Everything sounds so perfect, right? And it was for a long time. But as you all know, humans are not perfect. Because of our imperfect natures, my church fell apart – just like so many others. I do not know all the details on what happened and to be honest, I do not want to know. All I know is that I watch my home, my sanctuary disappear right before my very own eyes. What was suppose to be a normal Wednesday night service, quickly dissolved into people arguing, pointing fingers, and discord. It was like watching parents argue – the argument that you know down in the pit of your stomach that this is it. This is the argument that will forever change my family and my life. And just like that, my home church was no more.
Going through that was very hard for me and thinking about it now, it is still hard for me. But I believe that God gave me my childhood church when I needed it most. At a time when I was still figuring out who I was and figuring out my faith. I am so thankful that God put people in my life, as a child, to help guide me and to help my faith grow. It is because of them that I now have a strong, passionate, unwavering faith. When I look back on all my memories from that church, I remember them with fondest. I imagine that heaven will be something similar to what I had at that church. A big, happy family – laughing together, crying together, eating together, learning & growing together – but most of all, praising & worshipping the Lord together.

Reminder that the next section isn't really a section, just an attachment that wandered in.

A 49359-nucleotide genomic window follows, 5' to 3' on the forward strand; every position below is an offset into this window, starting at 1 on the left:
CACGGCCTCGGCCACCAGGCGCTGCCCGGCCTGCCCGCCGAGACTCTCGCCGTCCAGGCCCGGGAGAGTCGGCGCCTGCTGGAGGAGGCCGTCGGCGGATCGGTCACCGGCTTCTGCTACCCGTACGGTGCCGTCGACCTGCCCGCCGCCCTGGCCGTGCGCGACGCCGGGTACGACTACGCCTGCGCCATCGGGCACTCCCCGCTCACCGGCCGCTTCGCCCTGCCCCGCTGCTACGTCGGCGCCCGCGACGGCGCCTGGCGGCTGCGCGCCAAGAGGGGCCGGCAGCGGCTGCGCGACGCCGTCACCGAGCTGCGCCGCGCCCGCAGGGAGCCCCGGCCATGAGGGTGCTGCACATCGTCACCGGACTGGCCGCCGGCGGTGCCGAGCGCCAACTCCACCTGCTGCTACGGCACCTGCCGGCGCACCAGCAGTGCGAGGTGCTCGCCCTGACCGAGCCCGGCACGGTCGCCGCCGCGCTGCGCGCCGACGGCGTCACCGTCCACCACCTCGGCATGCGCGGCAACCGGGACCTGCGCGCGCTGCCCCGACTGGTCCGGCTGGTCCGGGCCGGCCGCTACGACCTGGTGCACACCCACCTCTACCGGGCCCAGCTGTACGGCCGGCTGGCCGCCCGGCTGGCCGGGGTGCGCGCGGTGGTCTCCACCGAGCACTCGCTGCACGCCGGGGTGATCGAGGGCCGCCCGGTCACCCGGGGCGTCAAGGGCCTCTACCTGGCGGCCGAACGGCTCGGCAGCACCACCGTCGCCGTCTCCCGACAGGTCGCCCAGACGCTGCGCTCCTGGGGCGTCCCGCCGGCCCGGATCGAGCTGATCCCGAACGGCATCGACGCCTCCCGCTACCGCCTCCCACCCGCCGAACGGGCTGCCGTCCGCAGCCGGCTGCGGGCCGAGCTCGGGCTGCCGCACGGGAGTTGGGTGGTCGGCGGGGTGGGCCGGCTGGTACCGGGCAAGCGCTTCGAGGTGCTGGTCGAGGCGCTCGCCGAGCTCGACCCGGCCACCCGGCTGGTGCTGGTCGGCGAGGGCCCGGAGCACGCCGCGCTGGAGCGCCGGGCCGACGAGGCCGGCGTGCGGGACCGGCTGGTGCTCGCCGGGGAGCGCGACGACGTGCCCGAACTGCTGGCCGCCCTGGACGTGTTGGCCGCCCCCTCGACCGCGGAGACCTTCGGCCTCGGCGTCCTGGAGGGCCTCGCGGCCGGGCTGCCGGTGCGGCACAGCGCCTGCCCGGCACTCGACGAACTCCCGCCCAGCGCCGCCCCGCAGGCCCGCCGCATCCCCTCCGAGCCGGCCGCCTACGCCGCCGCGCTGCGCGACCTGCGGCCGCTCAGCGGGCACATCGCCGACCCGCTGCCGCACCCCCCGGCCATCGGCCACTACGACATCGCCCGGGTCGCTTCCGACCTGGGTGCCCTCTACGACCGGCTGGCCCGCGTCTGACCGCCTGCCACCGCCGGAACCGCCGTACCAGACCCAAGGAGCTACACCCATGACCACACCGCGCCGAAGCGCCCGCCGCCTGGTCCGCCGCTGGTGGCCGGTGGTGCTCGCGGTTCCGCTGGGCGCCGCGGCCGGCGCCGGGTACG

I know this post is different from the norm. I don’t really enjoy sharing these intimate thoughts to the world. But this past week, the pastor of this wonderful church, was killed unexpectedly in a car accident. So here I am, grieving over the loss of a friend and mentor. All the while, I am reminded of the loss of my home and my family. I will never, ever forget the time I had at that church and I will especially; never forget the fire, the passion, and the love that my pastor had for his church and for Christ.
I didn’t write this post to point fingers or to cast blame. On the contrary, I wrote it to share the deep appreciation I have for my childhood church. To publicly thank all who helped make me the person I am today. And even though my home church is broken, I still carry it with me everyday. Everything that I am, everything that I believe – it all started in that little brick church.